The 60s Official Site


Remembering Bobby Darin

by David Soulsby, author of the novel Somewhere in the Distance


I became an instant Bobby Darin fan the moment I heard Dream Lover booming out of the fairground speakers as the carousel whirled round merrily in its giddy, up and down jerky fashion. It was a song that captured the moment: I was in my early teens and life seemed so innocent and free of worries. It's a song that remains with me to this day. Along with Beyond The Sea, Clementine, You Must Have Been A Beautiful Baby, Multiplication, Eighteen Yellow Roses and If I Were A Carpenter it brings back fond memories of a time long gone but not forgotten. 

Picture the scene in late 1968: Bobby Darin is still recovering from his divorce from Sandra Dee, and still reeling from the assassination of Bobby Kennedy, who he supported tirelessly during his presidential campaign. His brutal death hits him hard. These shocks and disappointments and the revelation that the women who he grew up knowing as his mother and grandmother were in fact just the opposite haunt him. They’re devastating blows to his very being. In this state of confusion and depression he takes to the Big Sur in California and opts for a reclusive life, exchanging the trappings of fame and celebrity for a simple trailer and seeking to ease his troubles among the vast beautiful scenery and soothing tranquillity of the inspiring surroundings … 

Bare footed, his loose shirt flapping in the warm breeze, Darin strolls along the beach, sand between his toes, the sound of the lapping waves competing with the squawk of the circling gulls that glide and swoop overhead. He bends to pick up a large pebble and playfully skims it across the water, watching its rise and arc before it eventually vanishes into the vastness of the Pacific. Other times, treks through the beautiful forests bring a sense of wellbeing and humility.

It’s an ideal environment in which to heal the wounds, clear the mind and rekindle the creative juices. Despite the heartbreak and disillusion he determines to come through it all and rebuild his life and career. Back at the trailer he sets about writing a clutch of fresh songs that will give him a new lease of life.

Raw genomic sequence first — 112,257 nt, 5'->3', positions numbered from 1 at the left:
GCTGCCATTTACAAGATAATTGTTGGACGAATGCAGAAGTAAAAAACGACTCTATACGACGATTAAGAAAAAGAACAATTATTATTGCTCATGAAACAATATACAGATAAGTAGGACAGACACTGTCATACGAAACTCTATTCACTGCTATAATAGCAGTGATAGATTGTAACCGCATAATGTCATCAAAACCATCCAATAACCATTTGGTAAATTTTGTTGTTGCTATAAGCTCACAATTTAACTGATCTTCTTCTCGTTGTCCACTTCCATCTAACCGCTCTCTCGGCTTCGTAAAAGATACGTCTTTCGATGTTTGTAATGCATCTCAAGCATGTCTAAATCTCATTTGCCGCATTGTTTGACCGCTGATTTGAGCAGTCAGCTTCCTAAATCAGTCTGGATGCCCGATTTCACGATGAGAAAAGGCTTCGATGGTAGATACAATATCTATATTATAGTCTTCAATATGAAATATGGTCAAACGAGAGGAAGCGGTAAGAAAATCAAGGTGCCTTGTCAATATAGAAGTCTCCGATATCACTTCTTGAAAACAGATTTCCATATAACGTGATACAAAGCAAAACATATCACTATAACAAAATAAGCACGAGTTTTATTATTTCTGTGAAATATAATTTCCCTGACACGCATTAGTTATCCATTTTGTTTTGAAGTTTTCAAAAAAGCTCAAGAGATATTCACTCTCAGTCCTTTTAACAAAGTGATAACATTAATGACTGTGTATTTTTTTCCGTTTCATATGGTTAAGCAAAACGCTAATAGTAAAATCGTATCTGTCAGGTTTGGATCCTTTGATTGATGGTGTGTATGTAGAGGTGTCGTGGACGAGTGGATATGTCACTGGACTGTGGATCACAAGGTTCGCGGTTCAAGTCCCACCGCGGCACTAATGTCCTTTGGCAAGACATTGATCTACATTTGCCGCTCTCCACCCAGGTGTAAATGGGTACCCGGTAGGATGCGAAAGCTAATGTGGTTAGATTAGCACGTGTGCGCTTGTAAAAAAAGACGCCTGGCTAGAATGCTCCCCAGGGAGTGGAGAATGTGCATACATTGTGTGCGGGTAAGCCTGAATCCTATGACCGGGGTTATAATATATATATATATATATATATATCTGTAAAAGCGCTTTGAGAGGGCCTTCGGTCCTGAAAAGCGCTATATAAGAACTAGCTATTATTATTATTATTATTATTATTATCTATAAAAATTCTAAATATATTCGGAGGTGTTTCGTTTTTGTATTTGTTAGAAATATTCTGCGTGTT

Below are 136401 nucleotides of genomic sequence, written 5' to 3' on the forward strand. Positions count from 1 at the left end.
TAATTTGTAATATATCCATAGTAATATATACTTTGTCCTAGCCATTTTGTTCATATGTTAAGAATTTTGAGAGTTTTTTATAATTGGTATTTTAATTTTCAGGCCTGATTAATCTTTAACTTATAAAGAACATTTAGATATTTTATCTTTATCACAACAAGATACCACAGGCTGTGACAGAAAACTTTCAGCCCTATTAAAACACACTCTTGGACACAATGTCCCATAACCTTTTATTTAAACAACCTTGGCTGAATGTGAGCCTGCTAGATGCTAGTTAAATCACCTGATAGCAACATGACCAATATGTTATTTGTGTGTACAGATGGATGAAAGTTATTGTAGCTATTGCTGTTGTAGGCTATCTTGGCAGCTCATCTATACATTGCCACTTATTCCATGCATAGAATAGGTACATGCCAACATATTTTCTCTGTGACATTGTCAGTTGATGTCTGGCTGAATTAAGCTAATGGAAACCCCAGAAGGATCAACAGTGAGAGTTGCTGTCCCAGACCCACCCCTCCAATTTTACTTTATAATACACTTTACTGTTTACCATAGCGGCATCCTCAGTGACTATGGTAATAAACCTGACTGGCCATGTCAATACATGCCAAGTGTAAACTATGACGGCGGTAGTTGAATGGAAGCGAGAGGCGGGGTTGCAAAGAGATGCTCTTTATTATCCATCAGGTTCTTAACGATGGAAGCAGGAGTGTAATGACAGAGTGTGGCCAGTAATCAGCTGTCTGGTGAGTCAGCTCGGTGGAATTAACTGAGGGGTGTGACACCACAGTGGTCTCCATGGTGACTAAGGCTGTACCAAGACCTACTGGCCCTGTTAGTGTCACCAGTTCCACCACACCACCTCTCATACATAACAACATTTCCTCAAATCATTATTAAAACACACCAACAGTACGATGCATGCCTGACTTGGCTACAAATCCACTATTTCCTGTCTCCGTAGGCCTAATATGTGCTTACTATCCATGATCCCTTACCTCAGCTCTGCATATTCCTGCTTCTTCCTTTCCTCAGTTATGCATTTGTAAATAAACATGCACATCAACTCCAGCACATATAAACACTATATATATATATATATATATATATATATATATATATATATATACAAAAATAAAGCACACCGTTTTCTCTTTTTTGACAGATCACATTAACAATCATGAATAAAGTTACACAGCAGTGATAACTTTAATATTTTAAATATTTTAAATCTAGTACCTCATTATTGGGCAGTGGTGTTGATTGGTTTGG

These songs are appropriately entitled Songs From Big Sur. My favourite is Jingle Jangle Jungle. Simply because it’s so catchy. You just have to go along with its lively feel. Other songs that stand out are Long Time Movin’, Long Line Rider, Baby May, and Distractions. They’re as good a collection of songs as you’ll hope to find, mixing rock ‘n’ roll with blues and folk/country influences.

Anyone not knowing who he was would take Darin to be just an ordinary guy living the back-to-nature lifestyle. In his jeans and casual shirts he would be seen chopping wood for kindle, growing some of his food. He prepared his own meals, washed and laundered his clothes. It was afar cry from the wealthy life he turned his back on. But it paid dividends. He found peace of mind … 

Returning to early in the Sixties, I recall going to see the movie Come September with school friends. We went because it had Bobby Darin and Sandra Dee in it. They weren’t the main stars, but that didn’t matter to us. We just wanted to see the young stars on the big screen. And they didn’t disappoint. As well as highlighting his singing prowess, the movie gave Darin a chance to show that he could act as well. He would, of course, go on to excel in other roles throughout the Sixties and earn respect among the movie fraternity.

Darin appeared on British television several times and was always popular with audiences. He had a way of making you feel comfortable. He had a real presence. I did see him perform live once on tour in Britain at the start of the Sixties. The memory isn’t crystal sharp but I do remember being excited at the time. 

Sadly, Darin died on December 20 1973 aged just 37. It was short life, not unexpected given the health problems that had dogged him since childhood, but it was a shock all the same. Forty years on and he is not forgotten. When you talk about versatility there were few singers around who could match him. He tackled pop, rock ‘n’ roll, ballads, folk and country and stamped his personality on them all. That’s his legacy.

David SoulsbyDavid Soulsby lives in Romford, Essex, England, and is now Somewhere in the Distanceretired after 46 years as a journalist. During his career, he worked on local and national newspapers and magazines, and in the Sixties met many of his musical heroes, including Johnny Cash, Bob Dylan, Roy Orbison, Sonny Boy Williamson, James Brown and Mel Torme. He’s now freelancing as a writer and proof-reader, working from home. He’s the author of Somewhere In The Distance, a novel about four friends growing up in the Sixties.